Confessions of a 60-year old Athlete
Sixty is sixty. A third grader can tell you that sixty is not forty. Think we could just honor that reality? At sixty I can tell you I’m still the kid I was at six — climbing trees, rolling around in the grass and dying to play basketball in the driveway with my brothers, even though they cheat. Yes, there’s a zero now after the “six” so I’ve had to modify a few things but I still check out trees for good climbing branches, and I’m a barefoot broad for sure.
From childbirth to breast cancer, my body has taught me everything worth knowing. Some people learn by reading books; I learn by heaving up yesterday’s lunch after a six mile run. When my first son was born I was furious at my body for betraying me with the kind of pain you see in horror flicks. A cocky runner and strong 24 year-old, I was humbled when nature put a vice around my belly and said “See here, Philly girl, you’re not such a big shot after all.”
Four decades later when cancer showed up I was a lot less cocky. I gave up my breast tissue for peace of mind, and even threw a going away party for my boobs — a Ta Ta to My Ta Tas Party — grateful for the fact that they served me so well for so long. The first time I went for a run after my bilateral mastectomy I was like Wow! This is easy! Girl athletes know that breasts can get in the way.
At 60, no matter how fat or skinny you are, you’re sort of shaped like a vending machine. From my extensive research I found that you become a rectangle so that men stop being interested in having sex with you. Apparently, the primitive male brain seeks a waist to mate with and if you’re a rectangle, they’re not interested which certainly frees up a lot of time. In my case, my best friend — who grew up on a farm in Iowa and never minces words — tells me that from the side I look like “a pack of mayonnaise from Wendy’s.” No breasts, no ass, clothes now sort of fall off me, which would have been a boon in my sexual heyday but now is just sort of funny. I love and honor the pack of mayonnaise I am, and every step my sweet and sturdy feet take every day.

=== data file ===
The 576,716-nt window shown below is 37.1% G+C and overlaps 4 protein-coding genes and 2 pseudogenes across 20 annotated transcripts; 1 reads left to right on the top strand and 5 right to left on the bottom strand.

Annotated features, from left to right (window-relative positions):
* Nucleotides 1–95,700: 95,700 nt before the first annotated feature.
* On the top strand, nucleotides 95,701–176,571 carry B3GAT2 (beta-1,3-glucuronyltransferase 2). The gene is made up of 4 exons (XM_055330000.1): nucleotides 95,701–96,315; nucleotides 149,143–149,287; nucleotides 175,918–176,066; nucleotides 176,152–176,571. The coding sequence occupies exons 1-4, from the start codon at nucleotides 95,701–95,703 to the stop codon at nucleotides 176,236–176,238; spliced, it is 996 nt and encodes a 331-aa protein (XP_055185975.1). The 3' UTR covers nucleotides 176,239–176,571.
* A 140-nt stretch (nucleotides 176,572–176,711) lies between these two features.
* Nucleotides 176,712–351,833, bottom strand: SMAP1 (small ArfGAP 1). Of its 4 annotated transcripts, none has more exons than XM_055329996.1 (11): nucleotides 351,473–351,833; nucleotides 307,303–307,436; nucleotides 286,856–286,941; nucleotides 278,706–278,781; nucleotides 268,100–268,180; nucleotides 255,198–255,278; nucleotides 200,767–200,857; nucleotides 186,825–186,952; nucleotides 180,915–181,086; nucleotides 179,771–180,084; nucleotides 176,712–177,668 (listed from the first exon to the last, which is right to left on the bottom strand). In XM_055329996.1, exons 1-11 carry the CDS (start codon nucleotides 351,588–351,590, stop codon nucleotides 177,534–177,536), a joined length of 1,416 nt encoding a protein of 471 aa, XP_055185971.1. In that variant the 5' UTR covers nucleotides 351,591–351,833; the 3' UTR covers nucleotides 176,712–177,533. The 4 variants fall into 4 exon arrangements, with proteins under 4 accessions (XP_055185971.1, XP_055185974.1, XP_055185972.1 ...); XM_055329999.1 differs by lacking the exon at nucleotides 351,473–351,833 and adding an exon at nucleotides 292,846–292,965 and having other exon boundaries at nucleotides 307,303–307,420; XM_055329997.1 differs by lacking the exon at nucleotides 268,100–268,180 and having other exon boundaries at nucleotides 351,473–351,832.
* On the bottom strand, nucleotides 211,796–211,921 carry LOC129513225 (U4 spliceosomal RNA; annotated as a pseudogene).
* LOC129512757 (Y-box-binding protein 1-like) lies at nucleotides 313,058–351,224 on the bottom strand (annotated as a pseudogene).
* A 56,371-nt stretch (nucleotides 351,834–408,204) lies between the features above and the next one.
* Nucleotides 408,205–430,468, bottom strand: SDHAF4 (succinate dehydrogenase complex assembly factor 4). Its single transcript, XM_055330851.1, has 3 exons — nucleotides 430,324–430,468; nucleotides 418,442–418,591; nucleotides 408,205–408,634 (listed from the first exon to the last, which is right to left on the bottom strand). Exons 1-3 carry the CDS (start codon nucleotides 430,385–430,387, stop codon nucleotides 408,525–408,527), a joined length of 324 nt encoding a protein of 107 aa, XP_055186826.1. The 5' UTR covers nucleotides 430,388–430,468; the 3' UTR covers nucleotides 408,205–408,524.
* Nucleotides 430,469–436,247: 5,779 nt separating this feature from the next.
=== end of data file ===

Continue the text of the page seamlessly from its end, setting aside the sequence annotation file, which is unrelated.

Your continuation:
Aside from humility, my body has taught me invaluable life lessons that guide my thoughts and action in the world. Believe me, there are plenty of times I wish I could have learned this by watching a movie but I’m a knucklehead. I learn through my body, often via a world of pain. If you stay tuned in as you run, ski, ride horses or backpack you’ll learn crucial lessons. But stay put and learn from a 60-year-old body in motion:
- Watch Your Step: Everything is fraught with peril, so best to put one foot in front of the other carefully. I won’t inflict the “mindfulness” rap on you but take it from one who has stumbled while climbing a 13,000-foot mountain pass with a 40-pound backpack. It pays to pay attention;
2. Be Protective of Those Below You: When you’re higher up — on a ski slope or in an organization — it’s your job to watch out for people below you. Period.
3. Pay Attention to Pain: It’s trying to tell you something.
4. When You’re Tired and You Don’t Wanna, Do it Anyway
5. Control Your Speed: If you’re out of control — on the ski slope, the bike or in life in general — you endanger yourself and others.
6. Trust the Horse, Or the Force: There are times we’re just riding some big thing and we have to have faith that whatever it is, it will take care of us.
7. Improvise, Adapt and Overcome: Marines, athletes, and old people.
8. Keep Moving: Ever forward, girlfriend. Eye on the prize. When you’re on a horse or a bike that’s climbing up a gnarly pass, lean forward. Always forward.
9. Wherever You Look is Where You’ll End Up: This is the most important lesson of a body in motion. Where your vision is, you’ll go too, so if you’re skiing through trees and you look at a tree you’ll end up kissing it, and not in a good way. Same thing on a bike or a horse. On a skinny, rocky single track if you stare at an obstacle your bike will crash into it. Horses can actually sense your “sit bones” (a/k/a ass) and your body follows your eyes so if you’re looking all over the place, the horse will take you all over the place, which is not what you want when you’ve got a 1100 pound animal between your legs. Look beyond and not at the obstacle.
10. Be Grateful Every Step
I watched a YouTube video the other day where women were asked to describe their body in one word. It was profoundly sad to hear what they had to say: ugly, fat, awful, mediocre, embarrassing. There was a clip of a husband sort of yelling at his wife — “Come on! It’s time to go!” and she so hates her body she’s paralyzed in front of the mirror, unable to go out in public.
Holy moly, sisters. That’s so sad. I just want to hug you with my skinny breast-less body (my heart is that much closer now, to the world). I guarantee you there’s a talent in you waiting to shine. Being ashamed of your body just clouds your light so love, love, love that amazing bag of bones that gets you from A to B. Take it from a pack of mayonnaise, don’t miss one second of being alive and just keep moving forward, eye on the prize.